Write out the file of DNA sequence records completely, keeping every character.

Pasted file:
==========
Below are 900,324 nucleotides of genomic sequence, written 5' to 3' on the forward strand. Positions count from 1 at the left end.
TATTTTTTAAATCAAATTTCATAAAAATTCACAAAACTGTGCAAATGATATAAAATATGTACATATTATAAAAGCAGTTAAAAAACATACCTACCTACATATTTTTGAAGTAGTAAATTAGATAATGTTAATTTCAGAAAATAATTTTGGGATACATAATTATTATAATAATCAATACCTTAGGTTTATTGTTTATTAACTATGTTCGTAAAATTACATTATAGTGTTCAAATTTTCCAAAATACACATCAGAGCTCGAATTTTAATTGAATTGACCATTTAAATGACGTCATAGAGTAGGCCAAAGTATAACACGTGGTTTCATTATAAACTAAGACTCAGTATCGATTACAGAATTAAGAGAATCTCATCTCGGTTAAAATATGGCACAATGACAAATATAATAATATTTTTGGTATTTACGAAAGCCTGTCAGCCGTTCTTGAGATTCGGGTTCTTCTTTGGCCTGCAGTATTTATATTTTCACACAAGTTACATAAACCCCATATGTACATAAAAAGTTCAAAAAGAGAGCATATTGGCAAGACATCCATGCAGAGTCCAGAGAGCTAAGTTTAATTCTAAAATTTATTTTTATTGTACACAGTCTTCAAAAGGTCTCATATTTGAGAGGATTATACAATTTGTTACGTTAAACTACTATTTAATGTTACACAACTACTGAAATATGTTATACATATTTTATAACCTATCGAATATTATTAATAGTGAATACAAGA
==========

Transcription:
Below are 900,324 nucleotides of genomic sequence, written 5' to 3' on the forward strand. Positions count from 1 at the left end.
TATTTTTTAAATCAAATTTCATAAAAATTCACAAAACTGTGCAAATGATATAAAATATGTACATATTATAAAAGCAGTTAAAAAACATACCTACCTACATATTTTTGAAGTAGTAAATTAGATAATGTTAATTTCAGAAAATAATTTTGGGATACATAATTATTATAATAATCAATACCTTAGGTTTATTGTTTATTAACTATGTTCGTAAAATTACATTATAGTGTTCAAATTTTCCAAAATACACATCAGAGCTCGAATTTTAATTGAATTGACCATTTAAATGACGTCATAGAGTAGGCCAAAGTATAACACGTGGTTTCATTATAAACTAAGACTCAGTATCGATTACAGAATTAAGAGAATCTCATCTCGGTTAAAATATGGCACAATGACAAATATAATAATATTTTTGGTATTTACGAAAGCCTGTCAGCCGTTCTTGAGATTCGGGTTCTTCTTTGGCCTGCAGTATTTATATTTTCACACAAGTTACATAAACCCCATATGTACATAAAAAGTTCAAAAAGAGAGCATATTGGCAAGACATCCATGCAGAGTCCAGAGAGCTAAGTTTAATTCTAAAATTTATTTTTATTGTACACAGTCTTCAAAAGGTCTCATATTTGAGAGGATTATACAATTTGTTACGTTAAACTACTATTTAATGTTACACAACTACTGAAATATGTTATACATATTTTATAACCTATCGAATATTATTAATAGTGAATACAAGA